Confused about SPD epidural advice(13 Posts)
I am 33 weeks pregnant with dc2 and I have pretty bad SPD.
I have crutches for when I go out but spend most of my time on the sofa with legs raised.
My consultant has said I can consider being induced at 38/39 weeks and having an epidural to relieve the pain. However, I have also heard that epidurals are bad for the pain as you can't tell how much pain you're really in or something.
Does anyone know?
Has anyone had a similar experience?
The danger of epidurals is you might spread your legs too far - so I was told to measure how far I could spread my knees when labour started and get MrNC to get some string to loop round them so no staff could spread them too far.
When I ended up in theatre for ventouse deliveries, the first time MrNC and a couple staff propped my legs up, the second time they found these things like ski boots to put my feet in and fasten to the table so my knees couldn't flop outwards.
Ideally I wouldn't have had labours that required epidurals, but they were very long and the SPD pain got worse in labour (this is apparently very rare, possibly related to my hypermobility - the labour pains were a doddle in comparison)
Thanks, NC. That's very interesting. Does it seem strange to you that epidural was mentioned so early?
The conversation went something like:
Consultant: We're hoping you'll go into labour and deliver naturally.
Me: DC1 was 9 days late and induced. I can't go late with pain this severe.
Consultant: We can look at you at 38 weeks. If the baby is ready and thriving we can induce you then. If not, then 39 weeks.
Me: But I can't open my legs. How will I deal with the SPD with a natural labour?
Consultant: We can give you an early epidural, and then you won't feel the pain.
It was the FIRST thing she mentioned - I had expected her to talk about water birth etc, and appropriate birthing positions, but she didn't. She went straight to epidural. Which is fine if that's what's right, but I'm a little surprised.
I'm not sure if it's relevant that I had a very fast labour with DC1, once I'd been induced (about an hour in established labour) - but I had pre-ec - and that I had been wondering if ELCS was better with SPD, but the Consultant said it was not necessary.
You can cause damage by not knowing your limits in labour so it is something to look at. It would worry me that they're only worried about the pain. Ask them for an assessment with an anaethatist, I had one and he refused to touch it, I actually had him in tears because of how much he hurt me in the assessment and he couldn't stop apologising.
The other issue with induction and epidural is that it increases the risk of c-section which is another issue with it as it can make it harder to heal afterwards.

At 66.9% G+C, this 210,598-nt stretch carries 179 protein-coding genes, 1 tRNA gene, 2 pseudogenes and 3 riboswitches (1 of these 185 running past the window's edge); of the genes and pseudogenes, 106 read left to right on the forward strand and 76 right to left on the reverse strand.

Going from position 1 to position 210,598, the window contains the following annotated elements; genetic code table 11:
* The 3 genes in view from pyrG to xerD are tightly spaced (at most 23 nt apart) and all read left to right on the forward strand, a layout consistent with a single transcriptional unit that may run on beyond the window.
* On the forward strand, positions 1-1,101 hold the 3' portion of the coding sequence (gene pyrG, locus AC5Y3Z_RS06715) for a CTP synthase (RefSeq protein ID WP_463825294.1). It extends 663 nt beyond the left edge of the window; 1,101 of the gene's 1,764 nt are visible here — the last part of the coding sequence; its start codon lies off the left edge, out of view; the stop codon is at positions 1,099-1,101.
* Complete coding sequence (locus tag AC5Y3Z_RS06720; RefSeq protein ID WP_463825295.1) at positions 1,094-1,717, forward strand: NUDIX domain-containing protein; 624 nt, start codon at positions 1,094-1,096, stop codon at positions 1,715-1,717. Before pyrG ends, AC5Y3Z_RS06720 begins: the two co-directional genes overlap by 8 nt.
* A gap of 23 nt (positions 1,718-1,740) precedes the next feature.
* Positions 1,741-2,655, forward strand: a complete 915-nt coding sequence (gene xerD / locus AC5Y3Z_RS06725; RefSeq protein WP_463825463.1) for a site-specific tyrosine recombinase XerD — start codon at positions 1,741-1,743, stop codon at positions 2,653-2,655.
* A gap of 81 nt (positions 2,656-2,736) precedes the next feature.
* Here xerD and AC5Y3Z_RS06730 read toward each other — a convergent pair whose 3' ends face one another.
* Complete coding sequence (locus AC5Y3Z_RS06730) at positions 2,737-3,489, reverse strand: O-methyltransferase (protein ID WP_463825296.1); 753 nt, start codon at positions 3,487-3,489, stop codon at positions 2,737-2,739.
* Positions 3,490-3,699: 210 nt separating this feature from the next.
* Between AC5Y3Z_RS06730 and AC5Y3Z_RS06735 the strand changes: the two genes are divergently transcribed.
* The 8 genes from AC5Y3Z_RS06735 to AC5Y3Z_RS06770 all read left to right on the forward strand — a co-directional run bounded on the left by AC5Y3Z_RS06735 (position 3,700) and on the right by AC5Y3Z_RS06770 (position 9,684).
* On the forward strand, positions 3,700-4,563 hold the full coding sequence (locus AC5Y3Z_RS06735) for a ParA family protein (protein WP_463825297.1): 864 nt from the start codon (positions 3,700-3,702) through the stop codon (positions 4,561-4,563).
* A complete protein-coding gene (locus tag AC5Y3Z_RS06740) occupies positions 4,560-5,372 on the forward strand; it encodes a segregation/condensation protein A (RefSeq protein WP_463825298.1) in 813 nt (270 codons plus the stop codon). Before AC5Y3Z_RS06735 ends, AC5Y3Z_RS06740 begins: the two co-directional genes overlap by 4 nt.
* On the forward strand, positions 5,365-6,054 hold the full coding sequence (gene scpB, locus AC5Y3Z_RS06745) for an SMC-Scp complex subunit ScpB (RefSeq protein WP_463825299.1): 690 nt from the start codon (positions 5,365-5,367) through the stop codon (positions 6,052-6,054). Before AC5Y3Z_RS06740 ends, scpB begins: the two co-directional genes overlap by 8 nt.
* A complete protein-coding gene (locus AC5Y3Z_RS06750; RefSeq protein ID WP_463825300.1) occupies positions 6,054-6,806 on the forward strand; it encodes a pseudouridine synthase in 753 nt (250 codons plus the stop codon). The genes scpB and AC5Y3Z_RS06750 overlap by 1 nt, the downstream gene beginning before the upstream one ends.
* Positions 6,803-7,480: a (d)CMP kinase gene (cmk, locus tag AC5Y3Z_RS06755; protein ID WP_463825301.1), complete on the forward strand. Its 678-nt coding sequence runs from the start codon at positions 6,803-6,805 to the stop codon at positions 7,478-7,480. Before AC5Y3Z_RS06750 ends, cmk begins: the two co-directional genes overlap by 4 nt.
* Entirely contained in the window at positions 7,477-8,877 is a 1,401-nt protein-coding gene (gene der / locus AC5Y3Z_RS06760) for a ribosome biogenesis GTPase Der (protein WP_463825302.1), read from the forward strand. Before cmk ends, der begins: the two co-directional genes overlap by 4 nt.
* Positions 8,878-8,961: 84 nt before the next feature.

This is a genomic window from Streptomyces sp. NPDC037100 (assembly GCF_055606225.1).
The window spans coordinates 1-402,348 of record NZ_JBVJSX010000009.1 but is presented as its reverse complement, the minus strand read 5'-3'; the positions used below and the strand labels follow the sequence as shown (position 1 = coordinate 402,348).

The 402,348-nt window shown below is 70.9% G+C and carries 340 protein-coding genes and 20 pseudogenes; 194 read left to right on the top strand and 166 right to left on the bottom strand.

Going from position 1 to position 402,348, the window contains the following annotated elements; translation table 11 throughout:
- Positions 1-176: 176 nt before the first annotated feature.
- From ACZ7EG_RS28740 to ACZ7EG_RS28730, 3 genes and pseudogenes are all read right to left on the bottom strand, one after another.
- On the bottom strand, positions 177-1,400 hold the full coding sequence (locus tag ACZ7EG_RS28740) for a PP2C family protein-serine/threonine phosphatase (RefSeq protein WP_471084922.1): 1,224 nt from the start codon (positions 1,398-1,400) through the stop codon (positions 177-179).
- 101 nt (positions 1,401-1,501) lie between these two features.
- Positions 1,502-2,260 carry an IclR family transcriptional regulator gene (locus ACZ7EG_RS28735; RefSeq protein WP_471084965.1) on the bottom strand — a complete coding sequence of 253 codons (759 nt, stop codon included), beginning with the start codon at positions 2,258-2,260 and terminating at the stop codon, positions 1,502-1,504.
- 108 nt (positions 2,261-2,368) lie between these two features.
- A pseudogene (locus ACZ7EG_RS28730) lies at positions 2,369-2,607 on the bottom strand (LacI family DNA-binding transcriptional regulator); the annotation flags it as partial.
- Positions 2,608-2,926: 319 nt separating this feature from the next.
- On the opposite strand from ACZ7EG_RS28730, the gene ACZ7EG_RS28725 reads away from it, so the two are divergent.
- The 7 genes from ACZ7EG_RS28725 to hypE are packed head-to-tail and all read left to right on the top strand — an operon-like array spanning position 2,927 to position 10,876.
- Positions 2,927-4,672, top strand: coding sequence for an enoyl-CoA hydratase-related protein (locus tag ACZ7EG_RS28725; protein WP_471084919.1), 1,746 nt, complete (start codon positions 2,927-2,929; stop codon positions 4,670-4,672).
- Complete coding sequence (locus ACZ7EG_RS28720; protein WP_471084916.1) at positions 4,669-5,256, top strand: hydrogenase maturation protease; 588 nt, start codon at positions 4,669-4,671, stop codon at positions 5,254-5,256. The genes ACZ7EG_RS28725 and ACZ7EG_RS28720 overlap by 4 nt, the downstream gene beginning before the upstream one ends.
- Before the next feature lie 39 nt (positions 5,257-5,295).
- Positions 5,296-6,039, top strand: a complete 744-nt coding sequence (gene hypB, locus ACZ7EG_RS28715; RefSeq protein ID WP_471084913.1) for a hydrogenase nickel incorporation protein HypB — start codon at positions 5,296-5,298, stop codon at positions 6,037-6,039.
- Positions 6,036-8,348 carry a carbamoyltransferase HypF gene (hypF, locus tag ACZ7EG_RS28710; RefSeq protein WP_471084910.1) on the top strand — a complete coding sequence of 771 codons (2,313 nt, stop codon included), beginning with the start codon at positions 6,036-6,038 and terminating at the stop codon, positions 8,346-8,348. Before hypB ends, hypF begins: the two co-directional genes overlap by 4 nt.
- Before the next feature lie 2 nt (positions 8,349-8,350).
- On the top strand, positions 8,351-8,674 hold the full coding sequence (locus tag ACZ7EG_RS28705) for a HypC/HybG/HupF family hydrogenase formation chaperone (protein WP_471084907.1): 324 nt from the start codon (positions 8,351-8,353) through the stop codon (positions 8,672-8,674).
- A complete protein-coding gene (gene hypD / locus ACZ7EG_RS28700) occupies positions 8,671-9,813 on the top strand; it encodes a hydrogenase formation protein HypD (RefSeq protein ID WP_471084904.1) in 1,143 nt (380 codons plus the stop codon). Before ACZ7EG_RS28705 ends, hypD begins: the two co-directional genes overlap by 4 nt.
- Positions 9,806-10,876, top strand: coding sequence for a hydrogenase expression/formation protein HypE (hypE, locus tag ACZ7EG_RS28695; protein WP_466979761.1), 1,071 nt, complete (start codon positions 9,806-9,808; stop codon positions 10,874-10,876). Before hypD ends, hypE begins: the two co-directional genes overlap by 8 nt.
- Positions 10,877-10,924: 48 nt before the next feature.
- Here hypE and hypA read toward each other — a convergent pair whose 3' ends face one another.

Thanks, confuddled. I'm not scheduled to see consultant again until NYE (when I'll be 36w) so will do some research in the meantime. I am seeing my community midwife this Friday and she's pretty good so I'll ask her advice too.
It just seems that the more I research it the more people seem to advise water births. That's not something I've ever considered as I'm a fan of pain relief, but maybe I'm ought to...
With Dc1 I had g&a, and pethidine...but no SPD!
I just wish I knew the right answer. I don't want to make it worse! You can't have an induced water birth, can you...
I've had two VBs with it and I couldn't have an epidural. All of it just g&a. I didn't really feel the pain from my pelvis apart from the first time when they put me in stirrups which is a really bad thing to do to a mum with pelvis issues. I found in general I moved instinctively in ways that worked with the pain.
Maybe they thought "how will I cope with natural labour" meant "I want major pain relief ASAP"? Wondering why you asked the question otherwise - if you're on all fours or kneeling on cushions, why would you need to open your legs further than hip width? Or even in any other position?
The pool I was in for 8 hours of my first labour was great, but I was no more dilated at the end than when I started. Was only when I had to get out that I needed more pain relief.
Hope all goes well for you.
I had SPD with DD2 this year. I was on crutches for the second and third trimesters. In labour, all the pain from my pelvis disappeared as the endorphins and oxytocin took over. I laboured for 12 hours on a ball and delivered on all fours on a birthing mat. I was planning to deliver in the pool but she arrived too quickly! My legs were only hip width apart when she popped out.
I found more issues post partum as my mobility was very compromised for 7 days after the birth. I had planned to do biological positioning for bf but I couldn't lie at that angle.
Could you ask if mobile epidurals are available - I had this with my first and it takes away the contraction pains but allowed me to move into comfortable positions and limit movement of my legs and hips.
The down side can be it wears off at the pushing stage so that is done with g&a, but was quick so fine. I was standing/crouching so def looking at diff positions and what they are willing to work with.
That's a useful tip - I'll definitely ask about it. Thanks!
Oh and post partum be prepared to need physio, and extra help from your DP (or family if he is working) as I had a couple of months before I was OK again and my SPD was much milder than yours.
I was induced at 38 weeks due to spd. I had an epidural. I was happy to have it throughout labour but the tube became detached from the machine and the anesthetic was leaking and not going into my back.
As a result it totally wore off 10 mins before pushing which was not ideal.
It did take a good few weeks for the pain in my pelvis to ease. The first time I got up after the birth, my legs went one way and my upper body went the other way. It was very odd.
Ouch ugg - that sounds uncomfortable! If you had to do it again what would you recommend?
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